Consumerisation of IT: not in the UK, please

Inside the Enterprise: A research report suggests that UK businesses lag behind those in other developed countries, when it comes to using IT. Are workers, or managers, to blame?


Experts on productivity tend to agree that we work better, when we have at least a degree of control over the technology we use.

From creating small "cells" of skilled workers in manufacturing such as in the car industry to letting knowledge workers choose their favourite software, or use their preferred smartphone, the argument is that employees are more productive when they choose their tools.

And when it comes to the consumerisation of technology, there is a further benefit: employees are happy to cover the cost of the technology too, saving precious IT budgets.

So it should concern business leaders to discover that workers in the UK enjoy less control over technology than their peers in other countries. According to the second round of an on-going research project from Dell and Intel, the Evolving Workforce Study, as few as 27 per cent of UK workers are allowed to choose their own tech, against 29 per cent in the US and a massive 59 per cent in China. And fewer than half of UK workers believe that their firms offer them the latest IT.

The reasons, suggests Dell's Bryan Jones, are more cultural than either technical, or financial. Jones is Dell's executive director for public and large enterprise, and has been closely involved in the research. Not only do UK workers feel they have less access to the best technology, he says; they are also one of the groups least likely to feel they can do anything about it. This, he believes, is a missed opportunity for UK companies.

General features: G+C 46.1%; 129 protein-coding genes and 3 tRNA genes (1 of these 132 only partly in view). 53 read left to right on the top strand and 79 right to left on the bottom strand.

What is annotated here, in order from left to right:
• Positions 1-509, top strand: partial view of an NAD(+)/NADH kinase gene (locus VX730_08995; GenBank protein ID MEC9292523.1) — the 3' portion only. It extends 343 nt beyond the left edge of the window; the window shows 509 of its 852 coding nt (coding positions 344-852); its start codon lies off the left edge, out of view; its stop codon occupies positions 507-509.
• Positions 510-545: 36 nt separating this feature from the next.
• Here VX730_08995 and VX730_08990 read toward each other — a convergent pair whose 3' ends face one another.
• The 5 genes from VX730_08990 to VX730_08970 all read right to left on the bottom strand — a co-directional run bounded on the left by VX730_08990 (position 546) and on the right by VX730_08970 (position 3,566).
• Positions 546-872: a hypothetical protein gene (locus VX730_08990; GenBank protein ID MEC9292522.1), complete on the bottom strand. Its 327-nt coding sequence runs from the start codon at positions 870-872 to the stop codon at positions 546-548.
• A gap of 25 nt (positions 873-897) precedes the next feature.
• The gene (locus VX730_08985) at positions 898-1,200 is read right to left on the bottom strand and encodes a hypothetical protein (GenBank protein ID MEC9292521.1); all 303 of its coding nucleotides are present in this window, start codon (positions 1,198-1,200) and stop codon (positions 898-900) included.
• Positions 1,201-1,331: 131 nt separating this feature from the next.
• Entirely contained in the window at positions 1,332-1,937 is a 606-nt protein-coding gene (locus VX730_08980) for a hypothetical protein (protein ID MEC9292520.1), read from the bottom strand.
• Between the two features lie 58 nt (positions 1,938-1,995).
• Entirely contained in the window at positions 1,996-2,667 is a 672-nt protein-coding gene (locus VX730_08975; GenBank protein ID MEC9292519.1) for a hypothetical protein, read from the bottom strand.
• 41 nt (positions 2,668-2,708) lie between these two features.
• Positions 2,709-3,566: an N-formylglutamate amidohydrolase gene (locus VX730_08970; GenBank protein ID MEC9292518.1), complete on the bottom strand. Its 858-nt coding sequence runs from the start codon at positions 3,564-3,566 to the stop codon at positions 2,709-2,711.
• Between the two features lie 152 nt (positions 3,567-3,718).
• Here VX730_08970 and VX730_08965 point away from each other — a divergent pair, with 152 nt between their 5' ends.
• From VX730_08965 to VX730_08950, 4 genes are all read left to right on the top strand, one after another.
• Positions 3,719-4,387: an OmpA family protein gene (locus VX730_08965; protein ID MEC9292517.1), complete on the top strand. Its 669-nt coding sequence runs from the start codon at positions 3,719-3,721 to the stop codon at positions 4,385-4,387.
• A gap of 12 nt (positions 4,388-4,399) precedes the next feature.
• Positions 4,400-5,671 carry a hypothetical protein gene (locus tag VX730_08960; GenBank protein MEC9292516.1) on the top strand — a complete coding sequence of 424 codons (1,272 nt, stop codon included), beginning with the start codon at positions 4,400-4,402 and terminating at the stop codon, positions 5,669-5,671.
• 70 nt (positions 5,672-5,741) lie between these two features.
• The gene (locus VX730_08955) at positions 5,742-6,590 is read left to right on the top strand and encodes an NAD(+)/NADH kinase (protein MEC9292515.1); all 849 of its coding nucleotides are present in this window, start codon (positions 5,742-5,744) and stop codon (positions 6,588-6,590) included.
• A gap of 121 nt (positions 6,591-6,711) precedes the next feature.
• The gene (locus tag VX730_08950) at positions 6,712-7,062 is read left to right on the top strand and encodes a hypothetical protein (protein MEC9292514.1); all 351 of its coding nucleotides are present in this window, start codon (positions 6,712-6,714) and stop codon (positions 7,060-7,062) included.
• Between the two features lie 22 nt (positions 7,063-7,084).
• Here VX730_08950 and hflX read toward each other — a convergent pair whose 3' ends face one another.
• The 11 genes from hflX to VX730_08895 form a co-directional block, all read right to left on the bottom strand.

The Dell/Intel research findings are borne out by the results of others studies on productivity, and on technology investment levels. These have suggested that the UK's output per hour worked has fallen behind European and other competitors in the last few years, and so has business' willingness to invest in IT. Even before the economic downturn, researchers had found that IT investment levels in France, for example, were higher in the UK.

One reason that French businesses invested in technology was to meet the requirements of their country's 35-hour working week. But firms in other countries, such as the US, have also invested more in IT, without the external push of legislation.

In the UK, managers have largely responded by making us work for longer, rather than helping us to work smarter. It is hardly a surprise that Dell and Intel found that half of UK workers could not complete their work during the 9-5 working day. Often, UK workers put in extra hours in their own time, on their own PCs, tablets or smartphones.

Dell's Jones suggests that IT could do something to help. IT directors, for example, could work more closely with HR departments to help improve working practices, and IT could become better at explaining how investing in technology can boost productivity and how it can foster innovation.

But IT also needs to be better at saying "yes". If an employee is willing to invest his or her hard earned cash in better technology, should IT really stand in their way?

Stephen Pritchard is a contributing editor at IT PRO.

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